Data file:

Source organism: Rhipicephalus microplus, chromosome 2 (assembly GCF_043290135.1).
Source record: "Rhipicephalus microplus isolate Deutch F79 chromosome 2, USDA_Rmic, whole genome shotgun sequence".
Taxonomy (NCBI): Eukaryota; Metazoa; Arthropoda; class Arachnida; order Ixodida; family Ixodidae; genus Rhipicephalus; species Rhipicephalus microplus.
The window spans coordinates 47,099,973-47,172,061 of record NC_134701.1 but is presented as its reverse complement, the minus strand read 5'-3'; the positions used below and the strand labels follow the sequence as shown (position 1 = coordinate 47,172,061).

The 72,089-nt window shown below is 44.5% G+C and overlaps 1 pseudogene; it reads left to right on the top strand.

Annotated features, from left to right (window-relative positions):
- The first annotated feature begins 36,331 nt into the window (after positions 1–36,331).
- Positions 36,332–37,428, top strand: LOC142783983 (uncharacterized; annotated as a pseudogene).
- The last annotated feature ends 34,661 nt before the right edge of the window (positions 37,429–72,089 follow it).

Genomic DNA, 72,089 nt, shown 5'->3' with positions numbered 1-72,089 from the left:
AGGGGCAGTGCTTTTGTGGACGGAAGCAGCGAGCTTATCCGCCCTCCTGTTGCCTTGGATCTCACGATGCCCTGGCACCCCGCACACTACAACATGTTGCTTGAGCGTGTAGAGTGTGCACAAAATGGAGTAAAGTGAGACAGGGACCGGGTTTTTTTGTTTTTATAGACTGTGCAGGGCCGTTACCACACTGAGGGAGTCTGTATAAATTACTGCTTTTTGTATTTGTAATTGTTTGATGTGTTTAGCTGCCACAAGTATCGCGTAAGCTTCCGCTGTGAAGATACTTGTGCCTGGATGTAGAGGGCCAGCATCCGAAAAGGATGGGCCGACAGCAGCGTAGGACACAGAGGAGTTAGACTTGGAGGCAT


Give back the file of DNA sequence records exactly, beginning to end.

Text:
Source organism: Rhipicephalus microplus, chromosome 2 (assembly GCF_043290135.1).
Source record: "Rhipicephalus microplus isolate Deutch F79 chromosome 2, USDA_Rmic, whole genome shotgun sequence".
Taxonomy (NCBI): Eukaryota; Metazoa; Arthropoda; class Arachnida; order Ixodida; family Ixodidae; genus Rhipicephalus; species Rhipicephalus microplus.
The window spans coordinates 47,099,973-47,172,061 of record NC_134701.1 but is presented as its reverse complement, the minus strand read 5'-3'; the positions used below and the strand labels follow the sequence as shown (position 1 = coordinate 47,172,061).

The 72,089-nt window shown below is 44.5% G+C and overlaps 1 pseudogene; it reads left to right on the top strand.

Annotated features, from left to right (window-relative positions):
- The first annotated feature begins 36,331 nt into the window (after positions 1–36,331).
- Positions 36,332–37,428, top strand: LOC142783983 (uncharacterized; annotated as a pseudogene).
- The last annotated feature ends 34,661 nt before the right edge of the window (positions 37,429–72,089 follow it).

Genomic DNA, 72,089 nt, shown 5'->3' with positions numbered 1-72,089 from the left:
AGGGGCAGTGCTTTTGTGGACGGAAGCAGCGAGCTTATCCGCCCTCCTGTTGCCTTGGATCTCACGATGCCCTGGCACCCCGCACACTACAACATGTTGCTTGAGCGTGTAGAGTGTGCACAAAATGGAGTAAAGTGAGACAGGGACCGGGTTTTTTTGTTTTTATAGACTGTGCAGGGCCGTTACCACACTGAGGGAGTCTGTATAAATTACTGCTTTTTGTATTTGTAATTGTTTGATGTGTTTAGCTGCCACAAGTATCGCGTAAGCTTCCGCTGTGAAGATACTTGTGCCTGGATGTAGAGGGCCAGCATCCGAAAAGGATGGGCCGACAGCAGCGTAGGACACAGAGGAGTTAGACTTGGAGGCAT